RCR: Evangelicals are then competing with Mormons for converts?
FS: They're competing with Mormons for coverts, competing with Mormons for legitimacy, and what's more, Mormonism is an American phenomenon that comes precariously close to being exactly what most evangelicalism is: self-invented religion which comes out of 19th and 18th century revivals which doesn't even tie back to Protestant history in Europe. It's like having somebody at a family reunion and you don't want to admit it, but this guy is my cousin.
Mormons really bug evangelicals because, guess what? When evangelicals look in the mirror, they're not too many steps removed from where Mormonism came from. Evangelicalism has a lot more to do with North American revivalism than it does with classic Protestantism. I think the proximity is too close and it makes evangelicals uncomfortable.
RCR: Will evangelicals be able to put the sibling rivalry on hold come November 6th?
FS: I think a lot of them will because it's a question of the lesser of two evils. However, if the evangelical vote comes out weaker than expected, then I think two things are going on: one is the rivalry with Mormonism and the other is a generational divide. There are a lot of evangelicals under 30 who don't see some of the social issues with the clarity that their parents did. And so, some of those will peel off and vote for Obama as some did in the last election. I think there will be some evangelicals who just shake their head and stay home. For them, it's a toss-up between the Mormon and the Muslim.
RCR: In Crazy for God: How I Grew Up as One of the Elect, Helped Found the Religious Right, and Lived to Take All (or Almost All) of It Back you describe evangelicalism as "not so much a religion as a serious of fast-moving personality cults." Would the Joel Osteens, Mark Driscolls, and Rob Bells be prominent examples?
FS: Absolutely. If you take out the personality cult from evangelicalism, you have a couple little neighborhood churches left, but all the movement would be collapsed. I'll put it this way: if these were not personality cults, why do churches cease to grow when the hot pastor leaves? Look, my priest could leave tomorrow morning and everybody would still show up because we aren't there for him. No one is saying, "My priest is such a good teacher and that's why I go to church." You go to church for the liturgy, to be a part of the community, and for the sacraments.
By basically taking the sacraments out of the Christian experience, all evangelicals have left is the Bible study. Essentially, there's no heart to the thing. It can't be anything other than a series of personality cults.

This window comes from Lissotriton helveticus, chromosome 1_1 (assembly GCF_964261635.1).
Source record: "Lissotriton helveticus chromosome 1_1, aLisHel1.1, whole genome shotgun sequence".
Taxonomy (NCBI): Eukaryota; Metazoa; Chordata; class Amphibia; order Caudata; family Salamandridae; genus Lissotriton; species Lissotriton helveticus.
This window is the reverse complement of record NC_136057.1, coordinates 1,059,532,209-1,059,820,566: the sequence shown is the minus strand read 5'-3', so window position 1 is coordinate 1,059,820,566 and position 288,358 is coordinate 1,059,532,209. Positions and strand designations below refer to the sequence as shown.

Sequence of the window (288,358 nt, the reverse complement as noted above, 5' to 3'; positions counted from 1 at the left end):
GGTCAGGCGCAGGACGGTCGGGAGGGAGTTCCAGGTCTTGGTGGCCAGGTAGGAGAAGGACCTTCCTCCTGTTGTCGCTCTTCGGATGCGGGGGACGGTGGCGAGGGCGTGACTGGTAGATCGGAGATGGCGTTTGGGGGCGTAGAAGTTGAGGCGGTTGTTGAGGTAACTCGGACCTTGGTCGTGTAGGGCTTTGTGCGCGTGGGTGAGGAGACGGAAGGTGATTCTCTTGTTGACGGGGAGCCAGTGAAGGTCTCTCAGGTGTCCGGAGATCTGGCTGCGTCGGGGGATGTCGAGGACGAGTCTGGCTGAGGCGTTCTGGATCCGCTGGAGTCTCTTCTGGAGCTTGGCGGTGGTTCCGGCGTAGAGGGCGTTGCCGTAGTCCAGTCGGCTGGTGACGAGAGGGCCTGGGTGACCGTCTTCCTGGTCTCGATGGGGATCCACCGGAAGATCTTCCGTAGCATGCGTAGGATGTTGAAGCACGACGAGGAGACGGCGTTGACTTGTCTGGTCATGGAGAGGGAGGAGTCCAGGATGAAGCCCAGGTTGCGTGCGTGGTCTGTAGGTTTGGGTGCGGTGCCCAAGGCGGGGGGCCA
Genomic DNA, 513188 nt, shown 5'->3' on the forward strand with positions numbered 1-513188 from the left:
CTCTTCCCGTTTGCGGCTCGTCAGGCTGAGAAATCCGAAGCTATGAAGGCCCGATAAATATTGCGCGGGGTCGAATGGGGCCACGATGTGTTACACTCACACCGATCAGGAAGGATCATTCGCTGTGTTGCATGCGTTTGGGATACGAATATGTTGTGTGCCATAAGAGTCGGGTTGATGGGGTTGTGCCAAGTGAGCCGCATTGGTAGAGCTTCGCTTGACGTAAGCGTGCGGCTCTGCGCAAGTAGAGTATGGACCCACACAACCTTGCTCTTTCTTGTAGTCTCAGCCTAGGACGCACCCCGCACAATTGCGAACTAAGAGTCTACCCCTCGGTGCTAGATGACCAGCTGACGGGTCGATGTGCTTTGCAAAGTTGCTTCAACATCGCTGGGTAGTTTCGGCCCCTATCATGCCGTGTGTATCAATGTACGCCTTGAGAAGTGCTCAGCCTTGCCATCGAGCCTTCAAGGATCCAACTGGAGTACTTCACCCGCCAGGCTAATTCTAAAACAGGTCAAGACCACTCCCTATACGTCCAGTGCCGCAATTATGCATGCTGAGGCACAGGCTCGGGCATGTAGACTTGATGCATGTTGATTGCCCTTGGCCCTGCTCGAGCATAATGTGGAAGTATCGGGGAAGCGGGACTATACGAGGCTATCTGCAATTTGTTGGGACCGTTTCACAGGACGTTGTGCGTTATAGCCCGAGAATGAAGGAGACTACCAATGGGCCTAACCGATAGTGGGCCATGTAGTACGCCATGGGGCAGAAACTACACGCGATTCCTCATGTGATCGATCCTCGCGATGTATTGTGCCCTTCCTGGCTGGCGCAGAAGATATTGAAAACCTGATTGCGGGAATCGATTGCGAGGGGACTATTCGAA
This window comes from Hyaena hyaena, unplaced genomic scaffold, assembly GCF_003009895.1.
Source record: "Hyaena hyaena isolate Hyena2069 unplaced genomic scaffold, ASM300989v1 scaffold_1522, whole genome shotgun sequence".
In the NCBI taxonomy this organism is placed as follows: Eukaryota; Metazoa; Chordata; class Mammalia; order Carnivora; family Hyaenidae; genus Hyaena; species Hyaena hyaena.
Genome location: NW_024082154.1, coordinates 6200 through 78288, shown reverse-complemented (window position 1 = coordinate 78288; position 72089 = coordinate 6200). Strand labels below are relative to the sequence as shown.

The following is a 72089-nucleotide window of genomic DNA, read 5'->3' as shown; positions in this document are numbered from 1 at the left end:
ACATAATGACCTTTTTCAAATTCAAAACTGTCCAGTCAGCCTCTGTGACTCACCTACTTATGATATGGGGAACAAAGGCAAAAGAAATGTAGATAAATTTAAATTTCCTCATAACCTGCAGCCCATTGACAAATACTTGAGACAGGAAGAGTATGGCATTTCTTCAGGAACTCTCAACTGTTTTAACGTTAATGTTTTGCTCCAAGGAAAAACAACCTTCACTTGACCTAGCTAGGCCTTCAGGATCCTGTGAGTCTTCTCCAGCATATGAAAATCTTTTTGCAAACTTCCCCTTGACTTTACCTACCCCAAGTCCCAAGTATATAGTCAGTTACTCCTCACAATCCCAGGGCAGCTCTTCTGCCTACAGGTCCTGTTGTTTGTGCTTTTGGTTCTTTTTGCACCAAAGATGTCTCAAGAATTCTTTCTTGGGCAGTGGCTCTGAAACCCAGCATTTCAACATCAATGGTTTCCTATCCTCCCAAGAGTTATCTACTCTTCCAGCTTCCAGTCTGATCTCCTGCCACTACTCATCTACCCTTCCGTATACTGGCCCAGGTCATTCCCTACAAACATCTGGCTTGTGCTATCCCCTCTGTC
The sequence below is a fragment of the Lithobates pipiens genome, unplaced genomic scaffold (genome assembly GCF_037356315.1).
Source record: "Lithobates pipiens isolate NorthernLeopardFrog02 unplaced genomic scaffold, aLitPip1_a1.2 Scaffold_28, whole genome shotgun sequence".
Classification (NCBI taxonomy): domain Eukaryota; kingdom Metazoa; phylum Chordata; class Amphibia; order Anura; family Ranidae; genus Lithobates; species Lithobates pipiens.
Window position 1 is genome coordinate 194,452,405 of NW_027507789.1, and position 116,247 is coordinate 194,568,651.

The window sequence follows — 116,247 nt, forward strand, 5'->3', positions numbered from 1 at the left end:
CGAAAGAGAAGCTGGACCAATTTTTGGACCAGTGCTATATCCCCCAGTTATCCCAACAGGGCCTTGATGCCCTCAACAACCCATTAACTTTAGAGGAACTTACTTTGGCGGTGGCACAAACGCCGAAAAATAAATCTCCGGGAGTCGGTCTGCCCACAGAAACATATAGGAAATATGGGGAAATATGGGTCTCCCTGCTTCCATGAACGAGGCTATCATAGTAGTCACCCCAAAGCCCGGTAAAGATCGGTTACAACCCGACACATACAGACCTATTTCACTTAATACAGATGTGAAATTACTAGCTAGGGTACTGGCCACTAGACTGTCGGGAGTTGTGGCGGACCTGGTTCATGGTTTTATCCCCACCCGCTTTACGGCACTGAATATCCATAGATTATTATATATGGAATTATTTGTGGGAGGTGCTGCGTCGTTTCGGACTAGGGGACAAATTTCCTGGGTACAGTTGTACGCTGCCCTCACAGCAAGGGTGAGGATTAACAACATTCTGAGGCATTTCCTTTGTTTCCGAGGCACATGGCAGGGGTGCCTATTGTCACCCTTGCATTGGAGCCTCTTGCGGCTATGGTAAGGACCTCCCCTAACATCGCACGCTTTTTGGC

RCR: Why are Protestants so attracted to the Bible?
FS: I think coming out of the reformed Protestant tradition of Calvinism, the Bible became a magic book -- a simple solution to a lot of complexity. So, if you're looking for written instruction, here it is. When all you have left is a text, Christianity comes very close to Islam because Islam has always been about the book, the Koran. Whereas, Christianity has always been about tradition. The question in classical Christianity has not been "What do you believe?" It has been: "Who are you?" Protestantism is all about "Do you believe correctly?" Whereas, the traditional Christian view has always been "Who are you following?" and "What is the content of your character?"
RCR: Some Protestants say that if you don't believe correctly, they are certain of your eternal damnation. How can they be so certain?
FS: The Hell culture in evangelicalism has always been used as this big stick. Roman Catholics would say there's no way to know if anybody is actually in Hell. The problem with evangelicals is not that they talk about Hell, but that it's used as a stick to drive people in the right direction.
RCR: This was your childhood.
FS: Yes, although my father had a more intellectual approach. I think my parents were much better in their theology and I base that on the fact that the way they treated individuals was much more open and humane. In terms of my own journey, I've gone away from that kind of hard and fast theological spin given to everything -- much more questioning, more agnostic, not trying to confuse certainty with hope.